Social media like Facebook, Instagram, Twitter and other platforms provides a free, easy way for your chapter to reach more and new audiences, grow awareness of your work and attract and invite new members and volunteers. It can also help you connect with different members, especially those younger than the typical TU demographic.
There are many great online trainings available on the mechanics of setting up your chapter’s Facebook page or Instagram account, and your Volunteer Operations Staff is always here to help you get started with a social media policy to guide your team’s efforts.
Social Media “Rule of Five”
In social media training circles, the common theory is that to be effective on social media, you should follow the “Rule of 5”.
What that means is that for every post you put out asking for an action from your followers – whether that be to donate, bid in an auction, volunteer for a project, or sign a petition or advocacy letter – you should also put out at least four other posts that share something with no “ask” involved. You can share articles from the blog on www.tu.org, links to articles from state conservation agencies, videos from a fishing website, posts from aligned conservation groups and partners and more.
The important thing is that your followers come to learn that your social media is a place they can come regularly to find great content that is relevant to them and not just see the same messages they saw in the chapter email that week.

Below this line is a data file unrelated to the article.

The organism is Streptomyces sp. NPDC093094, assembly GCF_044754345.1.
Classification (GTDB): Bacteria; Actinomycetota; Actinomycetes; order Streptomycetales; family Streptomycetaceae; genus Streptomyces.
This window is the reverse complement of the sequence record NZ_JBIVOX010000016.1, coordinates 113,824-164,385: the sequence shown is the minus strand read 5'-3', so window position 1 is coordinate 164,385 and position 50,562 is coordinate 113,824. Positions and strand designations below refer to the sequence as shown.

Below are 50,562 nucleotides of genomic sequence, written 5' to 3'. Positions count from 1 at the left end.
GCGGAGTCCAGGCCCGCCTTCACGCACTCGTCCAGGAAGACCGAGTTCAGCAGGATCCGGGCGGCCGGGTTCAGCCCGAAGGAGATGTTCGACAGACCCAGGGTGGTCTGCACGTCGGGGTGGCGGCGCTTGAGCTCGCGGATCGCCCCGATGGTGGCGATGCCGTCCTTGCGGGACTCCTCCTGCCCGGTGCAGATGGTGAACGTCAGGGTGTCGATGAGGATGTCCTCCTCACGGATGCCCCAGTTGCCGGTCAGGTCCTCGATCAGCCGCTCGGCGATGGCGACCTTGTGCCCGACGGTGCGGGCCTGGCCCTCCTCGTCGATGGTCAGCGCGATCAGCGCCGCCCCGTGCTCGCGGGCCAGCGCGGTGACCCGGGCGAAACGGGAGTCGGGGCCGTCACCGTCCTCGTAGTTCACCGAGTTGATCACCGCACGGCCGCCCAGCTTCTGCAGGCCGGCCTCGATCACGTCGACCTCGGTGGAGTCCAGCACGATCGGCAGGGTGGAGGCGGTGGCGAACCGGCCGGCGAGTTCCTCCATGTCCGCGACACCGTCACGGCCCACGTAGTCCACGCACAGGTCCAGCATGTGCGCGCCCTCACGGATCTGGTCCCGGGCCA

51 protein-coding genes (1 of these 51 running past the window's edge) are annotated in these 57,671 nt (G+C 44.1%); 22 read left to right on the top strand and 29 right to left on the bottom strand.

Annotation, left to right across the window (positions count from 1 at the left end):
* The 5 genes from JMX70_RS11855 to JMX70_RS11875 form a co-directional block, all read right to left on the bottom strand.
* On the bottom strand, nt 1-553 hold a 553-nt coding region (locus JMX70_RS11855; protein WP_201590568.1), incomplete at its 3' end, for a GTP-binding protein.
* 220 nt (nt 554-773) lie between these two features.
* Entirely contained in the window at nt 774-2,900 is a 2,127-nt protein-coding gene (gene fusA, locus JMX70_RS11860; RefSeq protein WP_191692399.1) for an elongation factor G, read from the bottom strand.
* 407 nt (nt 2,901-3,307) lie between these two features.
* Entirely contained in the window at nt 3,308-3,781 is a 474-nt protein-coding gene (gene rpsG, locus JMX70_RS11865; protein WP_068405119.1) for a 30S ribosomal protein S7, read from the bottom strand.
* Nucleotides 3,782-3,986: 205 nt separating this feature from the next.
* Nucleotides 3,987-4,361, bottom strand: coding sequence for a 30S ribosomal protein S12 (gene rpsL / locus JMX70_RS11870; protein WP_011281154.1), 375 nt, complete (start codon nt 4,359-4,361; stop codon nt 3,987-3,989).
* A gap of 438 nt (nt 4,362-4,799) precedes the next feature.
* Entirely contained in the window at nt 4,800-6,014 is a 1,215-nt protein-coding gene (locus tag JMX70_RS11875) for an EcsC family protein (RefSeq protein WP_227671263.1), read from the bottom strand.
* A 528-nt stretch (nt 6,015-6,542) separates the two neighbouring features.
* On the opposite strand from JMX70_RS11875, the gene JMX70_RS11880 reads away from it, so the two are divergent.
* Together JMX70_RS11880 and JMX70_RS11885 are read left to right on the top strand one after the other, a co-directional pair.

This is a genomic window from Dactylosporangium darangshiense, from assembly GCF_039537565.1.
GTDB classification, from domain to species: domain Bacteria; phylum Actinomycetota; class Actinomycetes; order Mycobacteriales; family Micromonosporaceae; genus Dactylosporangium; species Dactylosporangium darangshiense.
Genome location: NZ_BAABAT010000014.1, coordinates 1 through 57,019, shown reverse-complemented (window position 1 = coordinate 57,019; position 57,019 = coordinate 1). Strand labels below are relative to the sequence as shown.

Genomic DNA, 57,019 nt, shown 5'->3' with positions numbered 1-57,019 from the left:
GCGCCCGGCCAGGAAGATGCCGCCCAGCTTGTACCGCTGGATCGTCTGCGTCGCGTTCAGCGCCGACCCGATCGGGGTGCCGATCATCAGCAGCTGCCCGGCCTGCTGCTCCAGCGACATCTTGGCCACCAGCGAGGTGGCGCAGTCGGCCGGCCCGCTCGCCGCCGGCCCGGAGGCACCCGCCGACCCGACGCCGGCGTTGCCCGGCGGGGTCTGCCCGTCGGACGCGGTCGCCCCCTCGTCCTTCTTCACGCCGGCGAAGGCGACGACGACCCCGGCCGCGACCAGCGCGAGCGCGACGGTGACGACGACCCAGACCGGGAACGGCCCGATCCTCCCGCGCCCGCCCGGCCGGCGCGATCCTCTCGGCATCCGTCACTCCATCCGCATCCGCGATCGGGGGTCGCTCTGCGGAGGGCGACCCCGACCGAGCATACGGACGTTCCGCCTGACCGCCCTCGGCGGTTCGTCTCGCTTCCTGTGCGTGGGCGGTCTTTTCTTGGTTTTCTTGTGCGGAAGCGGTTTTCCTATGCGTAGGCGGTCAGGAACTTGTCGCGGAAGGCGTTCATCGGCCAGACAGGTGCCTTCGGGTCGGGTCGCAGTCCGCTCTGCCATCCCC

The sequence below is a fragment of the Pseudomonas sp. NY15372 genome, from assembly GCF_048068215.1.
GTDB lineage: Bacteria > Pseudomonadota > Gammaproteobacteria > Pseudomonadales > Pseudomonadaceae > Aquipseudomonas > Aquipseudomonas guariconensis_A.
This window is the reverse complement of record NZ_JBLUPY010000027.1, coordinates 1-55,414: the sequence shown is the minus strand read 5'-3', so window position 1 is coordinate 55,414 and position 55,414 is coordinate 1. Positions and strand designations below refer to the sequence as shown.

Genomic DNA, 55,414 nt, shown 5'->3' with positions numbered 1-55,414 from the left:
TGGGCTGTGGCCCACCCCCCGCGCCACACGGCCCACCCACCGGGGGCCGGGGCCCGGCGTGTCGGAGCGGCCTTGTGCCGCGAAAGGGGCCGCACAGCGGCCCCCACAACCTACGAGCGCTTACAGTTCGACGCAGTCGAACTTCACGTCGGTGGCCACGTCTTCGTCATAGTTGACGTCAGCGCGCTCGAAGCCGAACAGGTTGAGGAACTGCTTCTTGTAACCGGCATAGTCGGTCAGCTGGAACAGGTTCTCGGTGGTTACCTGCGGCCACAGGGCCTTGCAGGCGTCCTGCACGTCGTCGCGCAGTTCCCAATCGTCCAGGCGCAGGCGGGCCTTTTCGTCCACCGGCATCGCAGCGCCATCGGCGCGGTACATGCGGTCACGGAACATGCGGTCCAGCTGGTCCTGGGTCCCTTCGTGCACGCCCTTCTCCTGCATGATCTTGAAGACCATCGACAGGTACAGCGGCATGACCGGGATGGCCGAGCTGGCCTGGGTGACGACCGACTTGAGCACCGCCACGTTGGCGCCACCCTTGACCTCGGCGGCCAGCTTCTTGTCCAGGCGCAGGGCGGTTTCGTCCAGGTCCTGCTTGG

Tips for Effective Social Media
- Pictures & Videos Increase Eyeballs
Images and videos have 10-times as much engagement – likes, shares, comments – than static posts with no image or video. Images and videos stop the eye on the “social scroll” and invite your audience in to read more, learn more, click through and get active. Consider the impact of post language and imagery as you review your customized social media policy to guide your messaging.
- Join Your Social Community
Social media is not just another loudspeaker – a way for you to send out your meeting notices, event listings and calls to action. It should be a two-way dialogue between you and your followers that feels more like a conversation among friends. Some ways to set this tone on your social media is by mentioning members who volunteered in posts, liking posts and comments made on your page, ask questions of your followers and commenting on their responses, encourage your followers to post their own fishing reports, photos and updates on your pages and groups.
- Share & “Steal” Liberally
Simply sharing great posts from TU.org, other fishing and conservation groups, partners like land trusts, watershed associations and others is a fast and easy way to help with the “Rule of Five” above by providing a constant stream of content on your social media channels. Even better, as you share their stories, photos and videos, they too will begin to share yours, helping you reach even more people of like mind who are prospective members and supporters.
- Promote & Cross Link
A strong social media following doesn’t happen overnight. It takes time, effort and a strategy. Following the steps above to push out compelling content on a regular basis will help people find you organically, but you also need to always be promoting your social media channels in other communications. Be sure to prominently link to your social media from your website, emails and even in your print mailings. Ask local partners like fly shops, guides, watershed groups and more to share your links to social media as well.
- Know Your Capacity
You can’t “do it all”, nor should you. So focus on the social media channel(s) you can manage well and be in it for the long haul to build and grow your audience, keep posts up to date, and drive your social media strategy forward. It’s better to have a vibrant and active Facebook page and nothing else, than to have a Facebook page, Instagram account, Twitter handle and have them all be stale and out of date.